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Tuesday, April 23, 2013

Important Harvard analysis: existing fracking regs, disclosure, practices need improvement

The Harvard Business Law Review has published an excellent analysis of public and private efforts to regulate hydraulic fracturing written by Hannah J. Wiseman, Assistant Professor, Florida State University College of Law.

The Private Role in Public Fracturing Disclosure and Regulation looks at existing federal informational disclosure requirements for oil and gas production, which it characterizes as “weak”; voluntary disclosure efforts like FracFocus; a growing list of 16 states that have updated or proposed new laws or regulations to require basic chemical disclosure; various regulatory comparisons and analysis efforts; and “private and quasi-private” guidelines and best practices.

Professor Wiseman finds these efforts wanting.  She writes:

All of these public-private efforts toward sharing regulatory information, suggesting better regulation, and developing industry best-practices are valuable but may fail to address all of the risks. Substantive efforts to self-regulate are voluntary, meaning that members may ignore best practices without penalty. These efforts also may be influenced by a strong interest, shared by industry and many state regulators, to keep regulation at the state level. And in the case of industry efforts, profit motives could potentially dampen best practices aimed to reduce environmental risks. Despite all of these drawbacks, public-private efforts beyond chemical disclosure in tight oil and gas development seem to be expanding the regulatory information available to the public, reducing the use of certain chemicals, and potentially lowering certain development risks.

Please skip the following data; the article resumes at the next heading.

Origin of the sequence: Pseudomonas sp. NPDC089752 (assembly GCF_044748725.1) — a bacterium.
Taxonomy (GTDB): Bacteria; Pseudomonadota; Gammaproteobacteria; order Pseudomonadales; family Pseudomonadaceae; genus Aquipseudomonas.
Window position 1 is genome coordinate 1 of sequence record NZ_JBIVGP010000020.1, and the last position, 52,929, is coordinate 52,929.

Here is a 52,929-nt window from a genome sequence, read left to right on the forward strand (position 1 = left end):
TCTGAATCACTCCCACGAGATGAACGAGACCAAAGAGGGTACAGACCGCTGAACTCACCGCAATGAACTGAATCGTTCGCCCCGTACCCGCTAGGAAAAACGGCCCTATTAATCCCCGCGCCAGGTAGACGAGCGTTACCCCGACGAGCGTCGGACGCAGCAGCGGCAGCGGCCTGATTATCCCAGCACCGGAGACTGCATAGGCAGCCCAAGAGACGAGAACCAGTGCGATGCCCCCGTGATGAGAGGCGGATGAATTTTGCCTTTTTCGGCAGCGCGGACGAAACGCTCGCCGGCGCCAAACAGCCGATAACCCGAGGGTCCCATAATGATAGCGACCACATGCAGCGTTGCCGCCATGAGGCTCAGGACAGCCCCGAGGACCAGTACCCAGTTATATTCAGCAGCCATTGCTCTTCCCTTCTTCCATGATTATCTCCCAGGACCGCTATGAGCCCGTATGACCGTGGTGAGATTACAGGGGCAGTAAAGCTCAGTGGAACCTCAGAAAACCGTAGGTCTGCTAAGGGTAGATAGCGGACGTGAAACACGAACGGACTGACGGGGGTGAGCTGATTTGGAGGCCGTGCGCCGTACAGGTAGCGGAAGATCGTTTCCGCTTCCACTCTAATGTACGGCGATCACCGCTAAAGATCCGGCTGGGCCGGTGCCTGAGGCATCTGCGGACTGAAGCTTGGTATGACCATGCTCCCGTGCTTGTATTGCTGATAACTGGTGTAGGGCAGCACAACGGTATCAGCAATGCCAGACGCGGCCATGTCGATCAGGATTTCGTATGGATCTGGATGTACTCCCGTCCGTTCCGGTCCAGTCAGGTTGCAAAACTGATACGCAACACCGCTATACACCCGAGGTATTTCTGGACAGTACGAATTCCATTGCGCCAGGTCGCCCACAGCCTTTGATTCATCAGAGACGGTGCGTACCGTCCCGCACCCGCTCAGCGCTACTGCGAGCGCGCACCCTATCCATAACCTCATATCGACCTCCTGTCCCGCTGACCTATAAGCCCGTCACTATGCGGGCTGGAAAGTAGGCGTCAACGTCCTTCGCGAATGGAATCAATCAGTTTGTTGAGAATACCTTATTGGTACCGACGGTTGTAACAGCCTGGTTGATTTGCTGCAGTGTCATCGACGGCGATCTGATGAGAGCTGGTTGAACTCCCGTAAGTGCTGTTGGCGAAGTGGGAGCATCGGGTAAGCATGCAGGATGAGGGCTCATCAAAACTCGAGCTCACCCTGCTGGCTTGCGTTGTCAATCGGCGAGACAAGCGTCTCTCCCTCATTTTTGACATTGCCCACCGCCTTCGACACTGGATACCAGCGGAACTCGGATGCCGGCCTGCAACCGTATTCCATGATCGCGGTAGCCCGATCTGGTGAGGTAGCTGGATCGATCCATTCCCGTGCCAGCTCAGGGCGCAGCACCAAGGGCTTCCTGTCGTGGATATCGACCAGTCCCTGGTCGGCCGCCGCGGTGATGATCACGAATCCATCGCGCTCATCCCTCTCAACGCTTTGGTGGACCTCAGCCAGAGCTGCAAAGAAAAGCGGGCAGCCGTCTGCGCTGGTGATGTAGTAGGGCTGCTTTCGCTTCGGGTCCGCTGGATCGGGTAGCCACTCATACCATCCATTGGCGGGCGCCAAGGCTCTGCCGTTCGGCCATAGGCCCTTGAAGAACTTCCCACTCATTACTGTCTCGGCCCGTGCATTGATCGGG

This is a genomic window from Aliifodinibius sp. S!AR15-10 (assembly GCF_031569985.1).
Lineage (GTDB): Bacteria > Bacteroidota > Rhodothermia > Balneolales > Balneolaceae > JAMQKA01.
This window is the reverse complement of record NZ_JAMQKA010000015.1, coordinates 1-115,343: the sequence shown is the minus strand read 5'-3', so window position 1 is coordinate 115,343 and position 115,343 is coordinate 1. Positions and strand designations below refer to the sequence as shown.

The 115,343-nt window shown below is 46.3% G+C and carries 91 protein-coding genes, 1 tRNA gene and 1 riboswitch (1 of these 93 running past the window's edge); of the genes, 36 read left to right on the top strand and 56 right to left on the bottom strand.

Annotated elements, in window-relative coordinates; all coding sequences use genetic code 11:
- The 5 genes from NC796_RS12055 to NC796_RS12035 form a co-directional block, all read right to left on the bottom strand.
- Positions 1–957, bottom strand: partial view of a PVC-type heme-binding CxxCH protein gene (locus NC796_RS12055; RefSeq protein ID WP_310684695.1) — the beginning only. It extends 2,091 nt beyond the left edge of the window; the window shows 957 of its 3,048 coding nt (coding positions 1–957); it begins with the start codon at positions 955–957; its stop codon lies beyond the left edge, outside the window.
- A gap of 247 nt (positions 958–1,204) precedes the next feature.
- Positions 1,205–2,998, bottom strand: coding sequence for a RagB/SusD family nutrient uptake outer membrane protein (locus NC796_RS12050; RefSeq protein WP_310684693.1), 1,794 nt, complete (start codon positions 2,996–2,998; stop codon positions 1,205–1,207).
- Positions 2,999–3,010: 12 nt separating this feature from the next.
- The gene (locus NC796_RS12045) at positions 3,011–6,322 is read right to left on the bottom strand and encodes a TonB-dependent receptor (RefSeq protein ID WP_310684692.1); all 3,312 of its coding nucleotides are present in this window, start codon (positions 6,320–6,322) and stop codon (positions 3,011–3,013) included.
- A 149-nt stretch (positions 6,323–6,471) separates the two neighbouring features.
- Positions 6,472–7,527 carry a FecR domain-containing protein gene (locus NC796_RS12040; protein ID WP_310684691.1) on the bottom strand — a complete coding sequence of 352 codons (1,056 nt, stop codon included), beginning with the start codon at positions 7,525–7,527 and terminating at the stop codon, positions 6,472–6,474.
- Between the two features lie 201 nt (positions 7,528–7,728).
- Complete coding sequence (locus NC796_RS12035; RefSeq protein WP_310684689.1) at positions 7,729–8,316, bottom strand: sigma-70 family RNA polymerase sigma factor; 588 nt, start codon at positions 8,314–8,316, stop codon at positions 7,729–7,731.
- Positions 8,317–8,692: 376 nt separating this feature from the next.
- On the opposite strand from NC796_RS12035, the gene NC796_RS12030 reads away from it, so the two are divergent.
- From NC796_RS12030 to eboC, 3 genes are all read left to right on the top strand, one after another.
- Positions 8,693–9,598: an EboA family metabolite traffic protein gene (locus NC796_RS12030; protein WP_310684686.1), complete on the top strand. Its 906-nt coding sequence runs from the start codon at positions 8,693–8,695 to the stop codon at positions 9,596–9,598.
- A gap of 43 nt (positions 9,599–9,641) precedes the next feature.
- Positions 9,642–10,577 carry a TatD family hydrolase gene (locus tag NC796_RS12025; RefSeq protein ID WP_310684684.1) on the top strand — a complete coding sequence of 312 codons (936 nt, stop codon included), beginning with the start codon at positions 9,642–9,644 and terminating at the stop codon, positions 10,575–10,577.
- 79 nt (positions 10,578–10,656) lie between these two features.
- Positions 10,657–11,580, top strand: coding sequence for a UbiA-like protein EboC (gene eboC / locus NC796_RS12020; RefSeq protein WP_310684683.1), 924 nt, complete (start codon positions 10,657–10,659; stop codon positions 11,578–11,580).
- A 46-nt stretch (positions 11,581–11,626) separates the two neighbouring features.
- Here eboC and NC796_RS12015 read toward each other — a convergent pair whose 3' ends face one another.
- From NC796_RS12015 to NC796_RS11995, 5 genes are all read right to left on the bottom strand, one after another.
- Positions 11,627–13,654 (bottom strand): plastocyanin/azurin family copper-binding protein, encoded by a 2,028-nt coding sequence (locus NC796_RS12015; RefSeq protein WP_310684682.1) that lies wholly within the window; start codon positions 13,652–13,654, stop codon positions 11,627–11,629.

Professor Wiseman discusses how further improvements will be needed to ensure effective regulation of oil and gas development through a combination of public and private controls, concluding:

More action, both at the public and private levels and the grayer areas between them, will be needed to address the range of impacts introduced by a rapidly growing industrial practice. Local, state, and federal agencies implementing further change must account for and in some cases formalize the private progress already occurring, while recognizing that such action could disincentivize future industry efforts. At the same time, private actors seeking public acceptance of tight oil and gas would be wise to further improve information dissemination and show the extent to which industry actors follow the many best practices that already have been developed. Disclosure is a very important start, but much more collaborative work remains to be done.

Professor Wiseman’s paper is a must-read.





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